Are you looking to diversify your customer portfolio and find new foreign customers?
It was not that we actually targeted new foreign companies, but the North American market is huge, we would like to diversify our sales channels and we would like to continue acquiring new foreign customers.
What strategies are you employing in order to consolidate your overseas presence?
Currently, our international focus is Prosankin, our Mexican factory, which specializes in cold drawn mechanical tubing. We just started our business and we are committed to taking the right path to benefit our customers. As we continue to make progress towards having a world class and fully operational facility at our Prosankin plant in Mexico, expansion into the North American market becomes attainable. We are pleased with the exceptional progress that has been made up to this point with our production capabilities and overall serviceability to our clients. We will continue our steadfast approach and march forward towards achieving full utilization of Prosankin, as a base to expand into the North American market with the highest level of quality products and serviceability.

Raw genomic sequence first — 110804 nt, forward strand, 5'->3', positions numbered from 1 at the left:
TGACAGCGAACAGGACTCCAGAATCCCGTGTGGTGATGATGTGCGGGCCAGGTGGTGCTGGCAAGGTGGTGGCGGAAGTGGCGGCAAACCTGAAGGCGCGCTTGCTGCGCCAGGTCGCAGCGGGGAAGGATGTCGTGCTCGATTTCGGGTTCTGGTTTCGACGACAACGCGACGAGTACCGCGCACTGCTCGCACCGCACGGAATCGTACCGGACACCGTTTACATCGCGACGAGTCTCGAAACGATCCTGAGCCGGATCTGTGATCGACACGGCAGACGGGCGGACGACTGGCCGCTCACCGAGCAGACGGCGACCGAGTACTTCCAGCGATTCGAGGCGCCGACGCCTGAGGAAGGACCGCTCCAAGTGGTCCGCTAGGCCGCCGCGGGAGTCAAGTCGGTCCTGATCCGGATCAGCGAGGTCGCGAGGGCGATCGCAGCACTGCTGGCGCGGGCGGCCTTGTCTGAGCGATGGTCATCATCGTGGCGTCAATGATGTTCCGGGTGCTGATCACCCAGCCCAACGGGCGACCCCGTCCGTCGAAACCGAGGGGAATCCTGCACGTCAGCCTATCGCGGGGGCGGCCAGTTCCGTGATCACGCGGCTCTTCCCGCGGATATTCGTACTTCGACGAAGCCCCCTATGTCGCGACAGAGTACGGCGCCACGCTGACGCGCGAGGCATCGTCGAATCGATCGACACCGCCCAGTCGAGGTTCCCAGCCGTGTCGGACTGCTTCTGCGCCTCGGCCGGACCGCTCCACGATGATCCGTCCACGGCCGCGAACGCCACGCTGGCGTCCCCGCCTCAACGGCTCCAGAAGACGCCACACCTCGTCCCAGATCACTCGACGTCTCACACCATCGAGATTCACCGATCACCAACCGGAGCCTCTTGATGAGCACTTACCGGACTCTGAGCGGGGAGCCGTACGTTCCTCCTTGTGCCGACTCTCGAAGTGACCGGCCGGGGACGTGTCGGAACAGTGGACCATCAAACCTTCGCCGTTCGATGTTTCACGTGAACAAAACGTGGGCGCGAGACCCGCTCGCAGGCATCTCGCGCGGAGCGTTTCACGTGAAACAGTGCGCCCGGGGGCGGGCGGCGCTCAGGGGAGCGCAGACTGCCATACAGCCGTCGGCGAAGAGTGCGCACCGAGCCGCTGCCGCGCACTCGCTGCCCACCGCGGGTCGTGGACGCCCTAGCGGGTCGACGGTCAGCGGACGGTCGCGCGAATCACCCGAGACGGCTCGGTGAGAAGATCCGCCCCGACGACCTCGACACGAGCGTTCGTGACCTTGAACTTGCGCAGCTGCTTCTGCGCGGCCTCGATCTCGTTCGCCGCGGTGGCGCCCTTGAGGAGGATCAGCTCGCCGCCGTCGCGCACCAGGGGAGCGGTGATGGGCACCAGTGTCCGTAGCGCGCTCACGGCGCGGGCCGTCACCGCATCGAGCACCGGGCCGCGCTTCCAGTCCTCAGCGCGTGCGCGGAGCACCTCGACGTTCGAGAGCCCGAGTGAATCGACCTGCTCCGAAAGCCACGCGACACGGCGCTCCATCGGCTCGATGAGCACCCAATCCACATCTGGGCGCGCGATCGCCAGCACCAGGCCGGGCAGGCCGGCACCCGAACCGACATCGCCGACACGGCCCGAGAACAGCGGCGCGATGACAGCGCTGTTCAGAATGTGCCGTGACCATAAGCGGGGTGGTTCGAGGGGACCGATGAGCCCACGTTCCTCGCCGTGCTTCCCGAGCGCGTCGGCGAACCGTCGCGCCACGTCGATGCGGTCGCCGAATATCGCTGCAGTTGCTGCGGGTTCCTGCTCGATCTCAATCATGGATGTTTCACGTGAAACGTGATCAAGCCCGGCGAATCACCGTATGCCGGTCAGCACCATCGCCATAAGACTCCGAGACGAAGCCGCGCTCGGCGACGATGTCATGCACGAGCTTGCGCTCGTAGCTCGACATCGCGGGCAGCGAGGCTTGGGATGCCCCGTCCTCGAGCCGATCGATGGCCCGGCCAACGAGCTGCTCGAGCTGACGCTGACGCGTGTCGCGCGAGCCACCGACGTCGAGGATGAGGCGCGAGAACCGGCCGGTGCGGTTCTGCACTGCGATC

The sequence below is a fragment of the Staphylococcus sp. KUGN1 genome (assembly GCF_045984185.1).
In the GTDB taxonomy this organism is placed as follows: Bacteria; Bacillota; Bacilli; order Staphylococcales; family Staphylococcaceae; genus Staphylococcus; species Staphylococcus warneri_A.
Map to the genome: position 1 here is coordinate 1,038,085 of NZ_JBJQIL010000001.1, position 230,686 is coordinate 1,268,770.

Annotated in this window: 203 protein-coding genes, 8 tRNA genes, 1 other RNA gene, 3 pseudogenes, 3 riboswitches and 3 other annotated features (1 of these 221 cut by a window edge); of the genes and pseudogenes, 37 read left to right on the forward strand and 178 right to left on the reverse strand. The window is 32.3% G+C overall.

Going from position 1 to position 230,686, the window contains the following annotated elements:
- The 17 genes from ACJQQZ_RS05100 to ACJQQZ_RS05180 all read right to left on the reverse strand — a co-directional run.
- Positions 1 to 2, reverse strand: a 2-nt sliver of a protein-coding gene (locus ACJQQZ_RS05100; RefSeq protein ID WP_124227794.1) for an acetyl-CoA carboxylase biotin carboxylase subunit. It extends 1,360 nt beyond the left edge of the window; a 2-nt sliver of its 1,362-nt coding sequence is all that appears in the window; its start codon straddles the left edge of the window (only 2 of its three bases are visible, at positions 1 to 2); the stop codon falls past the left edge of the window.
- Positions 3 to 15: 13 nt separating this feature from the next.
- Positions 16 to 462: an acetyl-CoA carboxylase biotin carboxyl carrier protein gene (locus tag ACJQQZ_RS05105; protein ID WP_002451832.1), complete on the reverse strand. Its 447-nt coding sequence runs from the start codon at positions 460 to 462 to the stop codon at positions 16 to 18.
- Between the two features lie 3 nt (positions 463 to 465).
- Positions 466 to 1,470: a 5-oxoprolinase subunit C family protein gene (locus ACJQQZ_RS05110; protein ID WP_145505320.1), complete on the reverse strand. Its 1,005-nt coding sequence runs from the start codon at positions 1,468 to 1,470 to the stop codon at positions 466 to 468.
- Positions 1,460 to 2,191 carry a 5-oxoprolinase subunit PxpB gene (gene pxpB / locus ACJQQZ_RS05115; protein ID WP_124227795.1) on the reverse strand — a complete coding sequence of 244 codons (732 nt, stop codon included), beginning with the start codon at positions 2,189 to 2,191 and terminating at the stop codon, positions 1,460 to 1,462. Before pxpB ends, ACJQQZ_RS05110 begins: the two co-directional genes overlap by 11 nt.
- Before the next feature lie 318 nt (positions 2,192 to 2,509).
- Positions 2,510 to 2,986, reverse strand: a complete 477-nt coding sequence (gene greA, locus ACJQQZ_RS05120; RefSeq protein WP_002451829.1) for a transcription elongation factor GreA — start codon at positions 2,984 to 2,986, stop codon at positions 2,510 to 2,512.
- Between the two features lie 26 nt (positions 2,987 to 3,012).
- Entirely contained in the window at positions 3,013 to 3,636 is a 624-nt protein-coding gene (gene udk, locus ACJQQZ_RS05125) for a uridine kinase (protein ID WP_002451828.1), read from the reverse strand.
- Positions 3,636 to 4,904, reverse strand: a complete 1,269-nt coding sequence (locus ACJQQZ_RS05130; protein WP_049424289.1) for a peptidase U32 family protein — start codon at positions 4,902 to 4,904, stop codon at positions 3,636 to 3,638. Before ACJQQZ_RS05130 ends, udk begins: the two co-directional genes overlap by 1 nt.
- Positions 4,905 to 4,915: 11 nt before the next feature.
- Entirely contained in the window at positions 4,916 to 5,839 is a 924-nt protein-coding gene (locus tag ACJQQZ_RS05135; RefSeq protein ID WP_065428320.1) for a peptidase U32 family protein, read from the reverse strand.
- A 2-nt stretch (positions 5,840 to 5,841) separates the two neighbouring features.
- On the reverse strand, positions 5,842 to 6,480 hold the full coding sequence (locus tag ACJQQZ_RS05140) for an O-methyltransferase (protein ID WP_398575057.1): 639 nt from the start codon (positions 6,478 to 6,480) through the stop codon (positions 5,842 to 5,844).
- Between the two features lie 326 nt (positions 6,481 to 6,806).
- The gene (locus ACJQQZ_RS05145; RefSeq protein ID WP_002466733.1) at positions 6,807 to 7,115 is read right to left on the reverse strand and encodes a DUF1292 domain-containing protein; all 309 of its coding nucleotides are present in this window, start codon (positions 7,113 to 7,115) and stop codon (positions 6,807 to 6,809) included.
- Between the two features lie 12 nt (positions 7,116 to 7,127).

As for Thailand and Indonesia, Thailand has a big automotive market. It manufactures about two million units and there is a very good port in Thailand called Laem Chabang. However, Indonesia is an archipelago nation with small islands and the population is high, but their automotive manufacturing produces only 500,000 units and they actually make more motorcycles - 2,000,000 to be exact. What we do in Indonesia is that we purchase cold drawn pipes from Taiwan and Korea, then process and provide them to motorcycle manufacturers. It is not a big business and we are not foreseeing big growth there. For Vietnam, we recently just opened an office and we only have two employees. At the moment, we are just doing research and information gathering on the market.